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In photos: Change Nation launches in Dublin, but what is it?

The social innovation movement launched in Dublin today.

Taoiseach Enda Kenny and Helen McGuire at today's launch.
Taoiseach Enda Kenny and Helen McGuire at today's launch.
Image: Sam Boal/Photocall Ireland

A NEW INITIATIVE aiming to bring ‘real change’ to Ireland launched in Dublin today ahead of the movement’s three-day summit next month.

Change Nation will bring together 50 ‘changemakers’ , international social innovators who aim to accelerate innovation in Ireland’s education, healthcare, economic development, environmental issues, civic participation and inclusion, according to its organiser Ashouka.

Ashouka is a global association of over 3,000 social entrepreneurs.

The Irish summit will be held from 22 to 24 March in Dublin and the event is being hosted by Ashoka Ireland and investors including Dermot Desmond, the Irish O’Brien Foundation and Mark Little.

The event will see 50 innovators engage and interact with ‘changemakers’ in Ireland in over 500 one-on-one meetings to develop a strategy for finding and introducing innovation solutions.

In photos: Change Nation launches in Dublin, but what is it?
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  • Change Nation

    (Sam Boal/Photocall Ireland)
  • Change Nation

    Director of Ashoka and founder of Change Nation Paul O'Hara with Enda Kenny TD outside Goverment Buildings in Dublin today. (Sam Boal/Photocall Ireland)
  • Change Nation

  • Change Nation

    Up to 500 one-on-one meetings will take place over the three days between social entrepreneurs, philanthropists, business and political leaders. Launching the event (LtoR) is An Taoiseach, Enda Kenny TD and Helen McGuire, from Co. Limerick, with members of Change Nation. (Sam Boal/Photocall Ireland)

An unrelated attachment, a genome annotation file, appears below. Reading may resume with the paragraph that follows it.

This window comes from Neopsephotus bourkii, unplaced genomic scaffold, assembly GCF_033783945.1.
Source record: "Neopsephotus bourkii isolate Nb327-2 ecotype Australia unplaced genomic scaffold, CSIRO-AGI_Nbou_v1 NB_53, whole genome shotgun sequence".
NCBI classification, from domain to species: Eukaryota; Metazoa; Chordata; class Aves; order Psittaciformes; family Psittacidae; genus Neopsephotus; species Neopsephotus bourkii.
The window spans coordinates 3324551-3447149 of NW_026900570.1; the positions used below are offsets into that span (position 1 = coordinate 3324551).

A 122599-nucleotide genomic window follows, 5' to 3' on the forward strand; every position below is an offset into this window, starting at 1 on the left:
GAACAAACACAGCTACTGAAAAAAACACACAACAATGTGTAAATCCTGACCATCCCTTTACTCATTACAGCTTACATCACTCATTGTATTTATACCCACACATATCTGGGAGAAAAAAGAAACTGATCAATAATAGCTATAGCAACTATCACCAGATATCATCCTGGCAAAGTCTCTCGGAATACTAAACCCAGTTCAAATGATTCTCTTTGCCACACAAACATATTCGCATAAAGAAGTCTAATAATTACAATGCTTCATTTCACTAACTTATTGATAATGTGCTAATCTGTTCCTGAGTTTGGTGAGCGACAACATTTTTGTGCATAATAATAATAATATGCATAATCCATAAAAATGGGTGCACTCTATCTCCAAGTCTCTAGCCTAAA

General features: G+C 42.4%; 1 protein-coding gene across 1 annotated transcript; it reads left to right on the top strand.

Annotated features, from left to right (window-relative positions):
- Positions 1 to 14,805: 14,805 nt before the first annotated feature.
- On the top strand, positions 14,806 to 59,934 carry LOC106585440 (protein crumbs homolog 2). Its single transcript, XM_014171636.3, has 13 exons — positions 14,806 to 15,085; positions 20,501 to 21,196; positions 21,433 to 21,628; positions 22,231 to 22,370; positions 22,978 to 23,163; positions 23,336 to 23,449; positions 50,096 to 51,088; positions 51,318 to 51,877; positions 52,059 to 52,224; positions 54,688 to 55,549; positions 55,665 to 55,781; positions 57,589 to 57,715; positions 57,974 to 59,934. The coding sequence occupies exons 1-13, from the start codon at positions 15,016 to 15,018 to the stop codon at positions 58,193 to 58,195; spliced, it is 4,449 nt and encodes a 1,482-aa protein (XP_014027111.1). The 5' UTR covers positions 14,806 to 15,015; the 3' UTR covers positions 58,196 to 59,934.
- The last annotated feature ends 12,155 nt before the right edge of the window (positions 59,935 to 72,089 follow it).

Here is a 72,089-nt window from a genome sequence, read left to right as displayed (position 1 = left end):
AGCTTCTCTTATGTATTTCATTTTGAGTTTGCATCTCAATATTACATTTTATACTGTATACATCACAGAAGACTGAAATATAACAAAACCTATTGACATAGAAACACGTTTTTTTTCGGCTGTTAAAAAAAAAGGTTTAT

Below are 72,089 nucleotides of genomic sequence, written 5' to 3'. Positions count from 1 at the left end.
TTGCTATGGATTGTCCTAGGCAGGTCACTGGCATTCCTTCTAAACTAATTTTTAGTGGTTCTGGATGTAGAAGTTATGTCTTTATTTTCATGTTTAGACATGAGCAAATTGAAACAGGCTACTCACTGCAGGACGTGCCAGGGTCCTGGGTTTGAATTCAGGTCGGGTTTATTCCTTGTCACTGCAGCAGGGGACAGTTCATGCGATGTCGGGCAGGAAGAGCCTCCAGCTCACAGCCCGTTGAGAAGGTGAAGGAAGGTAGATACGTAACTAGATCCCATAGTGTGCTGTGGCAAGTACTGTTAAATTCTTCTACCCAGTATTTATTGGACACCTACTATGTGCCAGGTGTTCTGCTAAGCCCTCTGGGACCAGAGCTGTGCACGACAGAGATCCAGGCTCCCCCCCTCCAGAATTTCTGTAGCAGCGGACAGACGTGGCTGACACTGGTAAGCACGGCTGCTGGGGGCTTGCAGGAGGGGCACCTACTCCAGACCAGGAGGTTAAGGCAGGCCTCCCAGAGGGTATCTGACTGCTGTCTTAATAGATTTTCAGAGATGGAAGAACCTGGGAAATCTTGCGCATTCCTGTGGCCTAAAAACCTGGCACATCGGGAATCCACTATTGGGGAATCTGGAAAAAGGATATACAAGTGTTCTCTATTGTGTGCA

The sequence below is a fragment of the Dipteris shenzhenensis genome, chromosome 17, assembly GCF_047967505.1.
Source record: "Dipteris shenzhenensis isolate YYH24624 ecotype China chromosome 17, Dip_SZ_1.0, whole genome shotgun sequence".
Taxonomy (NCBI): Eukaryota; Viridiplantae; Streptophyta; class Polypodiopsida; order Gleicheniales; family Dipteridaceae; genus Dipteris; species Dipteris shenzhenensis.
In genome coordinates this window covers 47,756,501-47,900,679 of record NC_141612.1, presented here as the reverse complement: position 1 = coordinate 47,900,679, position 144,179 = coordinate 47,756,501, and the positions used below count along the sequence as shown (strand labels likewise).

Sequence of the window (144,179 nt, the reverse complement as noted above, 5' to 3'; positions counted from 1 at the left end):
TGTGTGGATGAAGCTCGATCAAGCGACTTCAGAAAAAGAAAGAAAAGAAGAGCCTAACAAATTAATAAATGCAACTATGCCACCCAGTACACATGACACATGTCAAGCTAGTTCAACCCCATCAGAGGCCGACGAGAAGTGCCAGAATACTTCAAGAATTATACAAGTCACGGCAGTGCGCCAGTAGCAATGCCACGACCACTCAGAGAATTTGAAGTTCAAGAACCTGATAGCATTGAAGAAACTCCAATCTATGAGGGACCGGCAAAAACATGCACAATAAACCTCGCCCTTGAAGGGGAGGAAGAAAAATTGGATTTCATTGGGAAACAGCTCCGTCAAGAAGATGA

• Change Nation

    The first platform of its kind in the world, Change Nation will commence in Dublin between 22 and 24 March 2012. (Sam Boal/Photocall Ireland)
  • Change Nation

    Launching the event is An Taoiseach, Enda Kenny TD with members of Change Nation at Goverment Buildings in Dublin today. (Sam Boal/Photocall Ireland)

“The solutions to many of Ireland’s problems already exist at home and across the world,” Paul O’Hara, director of Ashoka and founder of Change Nation explains. “Our challenge is to identify these solutions and bring them to scale.”

“The solutions to be discovered at Change Nation have proven themselves to be effective, each one typically impacting on thousands of lives. Systematically importing and accelerating these proven solutions will increase our speed, efficiency and success rate in addressing these challenges.”

Key speakers at next month’s event will include:

  • Peter Eigen of Transparency International, a leader of a global coalition to challenge corruption. His leadership is producing change in monitoring and governance in more than 90 countries around the world, according to ChangeNation
  • James Whelton of Coder Dojo, a 19-year-old social entrepreneur who is building a movement to inspire and support young people across Ireland in learning about software and computer programming
  • Mary Gordon of Roots of Empathy. Gordon is reducing aggression by teaching students emotional literacy and fostering the development of empathy. With programmes already established in more than 40 schools across Ireland, Roots of Empathy will continue to expand in coming years
  • Matt Flannery of KIVA, which has created a new online platform for lenders and borrowers to meet, thereby bringing fresh finance to SMEs across the world. Since its launch in 2005, KIVA has facilitated more than $280 million in loans in more than 60 countries.

O’Hara said that the organisation is inviting people to “discover these solutions” on the Change Nation website and to get involved in the solutions they feel passionate about or want to make their own.

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Launching the event today, Taoiseach Enda Kenny welcomed the initiative, saying it would “bring together the talents and ideas of some of our brightest and best to find solutions to challenges facing our nation.”

“By working together, Ireland can not only emerge from its problems, but emerge stronger and better,” Kenny added.

The Taoiseach said that social innovation was particularly valuable because it could create new alliances between communities, government and business to “address fundamental social and economic challenges”.

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